Patent Literature 1 (U.S. Pat. No. 5,854,725) discloses a technique wherein a guide member is attached to a side portion of an actuator arm to diminish the influence of an air flow created from a magnetic disk on the actuator arm. Patent Literature 2 (Published Patent Application US2003/0016473) discloses a technique wherein an actuator arm is tapered on its leeward side to diminish the formation of an eddy and thereby suppress oscillation of the actuator arm.

BRIEF SUMMARY OF THE INVENTION

To prevent the phenomenon that an air flow created on a recording surface of a rotating magnetic disk strikes against an actuator arm, causing flutter of the actuator arm, a guide member is provided on a windward side of the actuator arm or the actuator arm is tapered on its leeward side. These techniques are known in the art as referred to above. However, to improve the head positioning accuracy, it is necessary to suppress flutter not only of the actuator arm, but of the magnetic disk. The magnetic disk undergoes undulation which is attributable of unsatisfactory machining accuracy and mounting accuracy and also undergoes flutter under the influence of an air flow.

The actuator arm passes a position close to the recording surface of the magnetic disk when the head performs a seek operation. Therefore, upon collision of an air flow with the actuator arm and consequent change in the state of the air flow, a pressure variation is given to the magnetic disk, causing flutter of the disk. FIG. 5 shows a state in which actuator arms 1, 2 and 3 are present at positions close to two magnetic disks 4 and 5 which are rotating in the direction of arrows. Windward-side end portions of the actuator arms 1, 2 and 3 are tapered at 10, 11 and 12, respectively.

When air flows created on recording surfaces of the rotating magnetic disks change their courses at the corresponding tapered portions of the actuator arms, pressure is applied to the magnetic disks 4 and 5. More specifically, the tapered portion 10 of the actuator arm 1 applies a pressure in the direction of arrow 6 to the recording surface of the magnetic disk 4; the tapered portions 11 of the actuator arm 2 apply pressures in the directions of arrows 7 and 8 to the recording surfaces of the magnetic disks 4 and 5, respectively; and the tapered portion 12 of the actuator arm 3 applies a pressure in the direction of arrow 9 to the recording surface of the magnetic disk 5. The pressure directions 6 and 7 are a composite direction for the magnetic disk 4 and likewise the pressure directions 8 and 9 are a composite direction for the magnetic disk 5, thus causing flutter of both magnetic disks. Therefore, even if side portions of the actuator arms are tapered to diminish oscillation or flutter of the actuator arms themselves, it is impossible to ensure a high-degree of head positioning accuracy when flutter occurs in the magnetic disks due to air flow changes at the tapered portions.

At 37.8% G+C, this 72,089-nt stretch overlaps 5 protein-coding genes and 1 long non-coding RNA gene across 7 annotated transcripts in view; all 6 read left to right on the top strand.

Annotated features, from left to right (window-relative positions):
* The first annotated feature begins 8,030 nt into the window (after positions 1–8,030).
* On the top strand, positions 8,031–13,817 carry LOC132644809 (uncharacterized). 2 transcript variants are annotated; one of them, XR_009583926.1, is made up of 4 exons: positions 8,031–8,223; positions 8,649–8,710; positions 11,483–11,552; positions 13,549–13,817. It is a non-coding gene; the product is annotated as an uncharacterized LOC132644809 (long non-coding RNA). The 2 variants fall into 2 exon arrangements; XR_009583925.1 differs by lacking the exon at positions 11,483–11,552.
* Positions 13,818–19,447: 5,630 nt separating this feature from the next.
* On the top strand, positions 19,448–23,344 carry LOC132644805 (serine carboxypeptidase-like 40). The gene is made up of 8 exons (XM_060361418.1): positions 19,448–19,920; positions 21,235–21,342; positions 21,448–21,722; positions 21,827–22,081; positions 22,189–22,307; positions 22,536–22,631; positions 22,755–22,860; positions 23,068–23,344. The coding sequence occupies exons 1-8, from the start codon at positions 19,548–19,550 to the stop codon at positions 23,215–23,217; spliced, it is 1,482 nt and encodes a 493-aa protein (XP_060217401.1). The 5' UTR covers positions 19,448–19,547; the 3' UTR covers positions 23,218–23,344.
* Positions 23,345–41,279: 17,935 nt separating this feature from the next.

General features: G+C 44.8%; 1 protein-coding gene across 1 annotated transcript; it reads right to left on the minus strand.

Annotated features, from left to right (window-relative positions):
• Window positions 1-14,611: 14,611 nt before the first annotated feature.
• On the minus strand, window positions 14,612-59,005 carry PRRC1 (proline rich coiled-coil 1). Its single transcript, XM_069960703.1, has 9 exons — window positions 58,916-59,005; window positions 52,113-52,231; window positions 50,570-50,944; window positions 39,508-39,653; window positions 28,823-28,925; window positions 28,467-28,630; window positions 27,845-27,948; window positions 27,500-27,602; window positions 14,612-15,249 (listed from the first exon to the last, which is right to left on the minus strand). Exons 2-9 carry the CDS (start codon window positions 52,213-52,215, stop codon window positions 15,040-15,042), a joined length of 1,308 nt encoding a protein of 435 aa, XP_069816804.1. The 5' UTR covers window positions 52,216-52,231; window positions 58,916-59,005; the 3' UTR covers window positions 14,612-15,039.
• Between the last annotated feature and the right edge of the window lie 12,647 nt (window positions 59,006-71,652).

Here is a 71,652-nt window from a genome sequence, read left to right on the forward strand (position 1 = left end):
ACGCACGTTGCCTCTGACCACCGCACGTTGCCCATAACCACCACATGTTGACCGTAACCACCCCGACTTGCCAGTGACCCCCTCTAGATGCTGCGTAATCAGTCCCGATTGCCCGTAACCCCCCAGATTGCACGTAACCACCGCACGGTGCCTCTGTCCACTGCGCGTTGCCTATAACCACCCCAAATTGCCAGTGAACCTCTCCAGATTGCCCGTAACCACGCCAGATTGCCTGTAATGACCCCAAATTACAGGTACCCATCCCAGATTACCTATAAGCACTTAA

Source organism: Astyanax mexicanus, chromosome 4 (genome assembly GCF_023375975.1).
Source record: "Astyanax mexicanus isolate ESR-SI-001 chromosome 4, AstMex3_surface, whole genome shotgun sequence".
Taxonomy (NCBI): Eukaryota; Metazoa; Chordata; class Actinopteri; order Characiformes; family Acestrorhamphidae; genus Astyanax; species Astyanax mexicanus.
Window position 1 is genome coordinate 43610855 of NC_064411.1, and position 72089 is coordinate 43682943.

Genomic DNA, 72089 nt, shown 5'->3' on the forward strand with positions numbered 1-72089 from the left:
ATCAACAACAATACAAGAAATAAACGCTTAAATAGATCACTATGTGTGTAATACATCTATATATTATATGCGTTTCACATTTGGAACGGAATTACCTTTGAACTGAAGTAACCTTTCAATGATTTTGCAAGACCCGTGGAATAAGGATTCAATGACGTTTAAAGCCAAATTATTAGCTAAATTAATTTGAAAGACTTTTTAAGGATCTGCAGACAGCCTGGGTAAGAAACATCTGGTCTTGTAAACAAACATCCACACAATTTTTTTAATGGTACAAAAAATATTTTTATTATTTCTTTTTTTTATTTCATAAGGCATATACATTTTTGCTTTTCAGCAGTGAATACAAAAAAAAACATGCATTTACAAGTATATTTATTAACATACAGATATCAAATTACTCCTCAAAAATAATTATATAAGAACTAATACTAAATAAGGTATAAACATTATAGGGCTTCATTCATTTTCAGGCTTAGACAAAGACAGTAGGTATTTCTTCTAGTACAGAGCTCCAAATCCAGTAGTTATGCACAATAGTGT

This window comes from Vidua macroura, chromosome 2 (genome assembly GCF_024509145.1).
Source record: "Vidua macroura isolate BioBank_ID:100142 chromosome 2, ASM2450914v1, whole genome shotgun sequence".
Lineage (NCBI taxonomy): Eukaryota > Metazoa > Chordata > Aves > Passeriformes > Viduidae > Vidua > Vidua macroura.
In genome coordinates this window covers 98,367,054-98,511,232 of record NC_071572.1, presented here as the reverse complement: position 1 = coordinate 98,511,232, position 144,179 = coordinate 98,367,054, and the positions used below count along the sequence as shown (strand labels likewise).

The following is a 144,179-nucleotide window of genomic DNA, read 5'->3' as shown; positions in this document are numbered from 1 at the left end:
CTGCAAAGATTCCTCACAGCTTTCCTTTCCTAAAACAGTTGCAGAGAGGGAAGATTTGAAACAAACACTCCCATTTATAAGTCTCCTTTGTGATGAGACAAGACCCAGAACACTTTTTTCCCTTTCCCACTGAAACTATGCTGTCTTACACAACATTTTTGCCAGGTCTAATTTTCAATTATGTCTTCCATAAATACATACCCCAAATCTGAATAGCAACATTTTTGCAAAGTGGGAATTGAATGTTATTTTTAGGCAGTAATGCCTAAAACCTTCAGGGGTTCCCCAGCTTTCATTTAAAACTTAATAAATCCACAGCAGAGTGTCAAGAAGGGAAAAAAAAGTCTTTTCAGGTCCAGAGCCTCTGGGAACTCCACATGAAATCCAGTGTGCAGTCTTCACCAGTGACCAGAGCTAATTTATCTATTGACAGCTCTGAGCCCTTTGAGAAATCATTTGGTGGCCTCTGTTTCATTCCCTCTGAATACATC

It is a feature of the present invention to provide a magnetic disk drive capable of diminishing flutter which an actuator arm undergoes from an air flow created on a rotating recording medium and also capable of preventing the actuator arm itself from becoming a cause of flutter relative to a recording medium, thereby permitting improvement of the positioning accuracy in servo control.

In a first aspect of the present invention there is provided a rotating disk storage device comprising: a rotating disk recording medium having a first recording surface and a second recording surface; a first head gimbal assembly on which a head for making access to the first recording surface is mounted; a second head gimbal assembly on which a head for making access to the second recording surface is mounted; and a carriage including a first actuator arm for fixing the first head gimbals assembly, a second actuator arm for fixing the second head gimbal assembly, a coil support, and a voice coil held by the coil support; wherein the first actuator arm has an outer surface, a leeward side face, a windward side face, and an inner surface opposed to the first recording surface, the second actuator arm has an outer surface, a leeward side face, a windward side face, and an inner surface opposed to the second recording surface, and the first and second actuator arms each further have a slant face extending from the windward side face toward the leeward side face.